Making life better with beer: The story of Temperance Beer Company

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Many business owners don't take the conventional pathway to success. Get tips from Josh Gilbert of Temperance Beer Company, who turned his passion into his profession.
A group of people raise a toast with glasses of beer.

Prior to opening Evanston’s first production craft brewery and tap room, Josh Gilbert worked as a professionally licensed architect and even co-founded a small firm of his own. In 2011, he decided to turn his home-brewing hobby into a business. Gilbert attended the Siebel Institute in 2011 to learn about running a brewery and opened Temperance Beer Company in 2013.

The path to small business ownership is seldom straight. In fact, it's pretty roundabout. And muddy. And full of rocks and brambles that seem to appear out of nowhere.

It takes courage to strike out on one's own, but those who do persevere are rewarded. Just ask Josh Gilbert, founder and owner of Temperance Beer Company. His journey to brewery owner started in possibly the least likely of places: an architectural firm in a city known for its dry laws.

Try something new-ish

“I am a licensed architect, and back when the housing bubble burst, I was in a two-person practice doing mostly residential projects,” says Gilbert. “So over the course of 2009 to 2010, I had a lot more time to think about what I really wanted to be doing with my life.”

Turns out, the thing that he wanted to do didn’t have much in common with his profession.

“Beer had always called to me," he said. "I was a home brewer, so I decided to give it a go.”

But while beer was his passion, he realized that he couldn’t run the business and brew the beer. Luckily, he met Claudia Jendron, who was then a brewer at Goose Island.

Jendron’s path to the craft beer industry was just as surprising as Gilbert’s. According to a profile in the Chicago Reader, Jendron started out as a marine biologist studying sturgeon for the South Carolina Department of Natural Resources. Her science background meant she had studied organic chemistry, physics, and molecular biology, all of which are valuable to her new career as a brewer.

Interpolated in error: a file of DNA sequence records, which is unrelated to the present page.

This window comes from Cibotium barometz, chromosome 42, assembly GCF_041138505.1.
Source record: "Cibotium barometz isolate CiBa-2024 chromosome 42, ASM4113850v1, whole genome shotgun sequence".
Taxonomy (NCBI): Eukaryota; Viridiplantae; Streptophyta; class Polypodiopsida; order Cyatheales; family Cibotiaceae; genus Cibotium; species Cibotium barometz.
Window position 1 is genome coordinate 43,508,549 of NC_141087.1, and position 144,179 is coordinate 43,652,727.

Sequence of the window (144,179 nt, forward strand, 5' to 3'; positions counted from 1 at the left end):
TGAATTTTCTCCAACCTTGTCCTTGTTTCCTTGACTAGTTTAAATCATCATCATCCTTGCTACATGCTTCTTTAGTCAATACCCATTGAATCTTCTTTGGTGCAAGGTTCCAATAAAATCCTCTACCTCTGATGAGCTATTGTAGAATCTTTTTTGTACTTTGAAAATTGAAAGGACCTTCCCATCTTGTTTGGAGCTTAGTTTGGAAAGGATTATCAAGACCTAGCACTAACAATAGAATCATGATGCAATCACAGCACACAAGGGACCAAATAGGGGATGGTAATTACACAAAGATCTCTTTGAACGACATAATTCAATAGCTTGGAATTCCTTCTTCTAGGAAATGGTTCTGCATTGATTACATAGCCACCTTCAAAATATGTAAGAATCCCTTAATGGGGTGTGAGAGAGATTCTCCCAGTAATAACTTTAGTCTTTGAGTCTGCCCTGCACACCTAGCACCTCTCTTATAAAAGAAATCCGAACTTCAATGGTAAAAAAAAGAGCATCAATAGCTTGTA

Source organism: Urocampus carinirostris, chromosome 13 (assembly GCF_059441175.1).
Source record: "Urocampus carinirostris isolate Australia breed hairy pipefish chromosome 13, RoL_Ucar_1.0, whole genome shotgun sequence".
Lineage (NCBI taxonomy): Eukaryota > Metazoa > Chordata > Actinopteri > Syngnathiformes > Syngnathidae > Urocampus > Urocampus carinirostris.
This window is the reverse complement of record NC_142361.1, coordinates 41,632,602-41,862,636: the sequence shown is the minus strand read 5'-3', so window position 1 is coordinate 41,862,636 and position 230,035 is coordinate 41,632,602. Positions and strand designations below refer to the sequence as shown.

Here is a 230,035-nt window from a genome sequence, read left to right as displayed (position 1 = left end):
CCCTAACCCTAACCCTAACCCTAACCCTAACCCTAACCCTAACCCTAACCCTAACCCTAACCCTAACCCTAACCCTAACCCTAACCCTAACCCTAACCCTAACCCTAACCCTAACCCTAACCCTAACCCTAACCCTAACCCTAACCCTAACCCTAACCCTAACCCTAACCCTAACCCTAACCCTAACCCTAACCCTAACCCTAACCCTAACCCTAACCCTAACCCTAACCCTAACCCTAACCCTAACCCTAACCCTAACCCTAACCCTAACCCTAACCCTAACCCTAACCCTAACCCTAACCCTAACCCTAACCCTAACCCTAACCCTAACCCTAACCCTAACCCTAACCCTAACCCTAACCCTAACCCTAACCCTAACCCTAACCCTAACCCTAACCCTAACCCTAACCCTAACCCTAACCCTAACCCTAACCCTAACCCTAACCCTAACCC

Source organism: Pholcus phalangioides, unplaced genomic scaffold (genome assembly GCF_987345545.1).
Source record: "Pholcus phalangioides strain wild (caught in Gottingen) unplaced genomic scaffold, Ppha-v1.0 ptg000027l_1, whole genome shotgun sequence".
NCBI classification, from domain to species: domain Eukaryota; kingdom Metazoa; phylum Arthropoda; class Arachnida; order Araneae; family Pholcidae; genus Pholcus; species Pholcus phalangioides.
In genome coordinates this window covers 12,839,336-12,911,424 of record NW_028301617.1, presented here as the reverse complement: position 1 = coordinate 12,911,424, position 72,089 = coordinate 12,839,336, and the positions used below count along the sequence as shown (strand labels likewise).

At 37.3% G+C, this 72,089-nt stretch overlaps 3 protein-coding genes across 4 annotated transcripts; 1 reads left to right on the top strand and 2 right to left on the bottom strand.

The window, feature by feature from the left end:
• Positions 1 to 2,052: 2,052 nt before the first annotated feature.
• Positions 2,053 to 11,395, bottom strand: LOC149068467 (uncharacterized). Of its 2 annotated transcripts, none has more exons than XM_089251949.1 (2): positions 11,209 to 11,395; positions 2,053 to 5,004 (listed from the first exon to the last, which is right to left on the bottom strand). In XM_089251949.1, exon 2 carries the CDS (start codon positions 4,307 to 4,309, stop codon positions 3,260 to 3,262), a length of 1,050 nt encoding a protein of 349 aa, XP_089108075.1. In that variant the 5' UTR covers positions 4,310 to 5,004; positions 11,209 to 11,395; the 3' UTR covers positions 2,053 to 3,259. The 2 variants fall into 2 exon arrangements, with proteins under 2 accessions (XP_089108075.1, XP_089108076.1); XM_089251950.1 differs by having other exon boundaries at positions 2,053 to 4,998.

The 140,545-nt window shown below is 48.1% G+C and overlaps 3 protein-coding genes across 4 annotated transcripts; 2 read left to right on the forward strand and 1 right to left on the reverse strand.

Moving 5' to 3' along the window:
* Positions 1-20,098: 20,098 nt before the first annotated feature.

The takeaway: When you’re striking out on your own, your instinct may be to stick with what you know. There’s no harm in that, but don’t forget you know more than your chosen profession.

Evaluate your interests and talents, and see which skills might transfer to a new line of work. Don’t be afraid to try something new.

Make your own path

Gilbert’s plan was to open his brewery in Evanston, a suburb just north of Chicago. But that created a couple of problems. The first hitch was finding a suitable location, specifically something industrial that could house brewing equipment. According to Gilbert, the low occupancy rates of 2012 helped solve that problem.

The next issue – regulatory approvals – was much thornier.

“Alcohol is regulated at every level of government, so we needed a lot of signatures,” says Gilbert. “Overall, it was tough to figure out what we needed to know – there isn’t a manual telling you how to open a brewery in Cook County or Evanston.”

Not only was there no manual, but Gilbert found that Evanston, which didn’t have any other breweries at the time, didn’t offer a liquor license for a production brewery and tap room. That’s when Gilbert realized he would have to work with the city to come up with the appropriate regulations.

Gilbert says, “After my initial meeting with the city's liquor control board, I worked with an assistant attorney from the city to draft an ordinance that, per the mayor, would create a liquor license suited to our business model.” The process, he says, took several months.

The takeaway: If Gilbert’s experience teaches us anything, it’s that just because something hasn’t been done doesn’t mean it's impossible. If there isn’t a path, make one for yourself.

Make a connection

Temperance may be an unusual name for a brewery, but Gilbert picked it because of Evanston’s “tortured history with alcohol.” The local government initiated dry laws in 1855 that lasted almost until 1972. In 1858, the Women’s Christian Temperance Union made Evanston its home base.

But Gilbert points out that the group was interested in more than the prohibition of alcohol. The WCTU also wanted to improve people’s lives and worked for women’s right to vote, the eight-hour workday, and other social reforms.

“As the first brewery in the city, I wanted to tie into this rich history as sort of an end parenthesis,” says Gilbert. “We see our mission as similar to the WCTU’s: make life better. We just do it with beer.”

The takeaway: The name Temperance does a lot of work for Gilbert’s marketing efforts. For those who don’t know the city’s history, it’s just clever enough to draw them in. But Evanstonians are in on the joke, and that makes them feel connected to their local brewery.

Look for ways to show your support of the community, and chances are the community will return the favor.

Beer isn’t your drink of choice? That’s okay. You can get more small business tips in “Living and working the dream: The Papapietro Perry Winery story.” Cheers!

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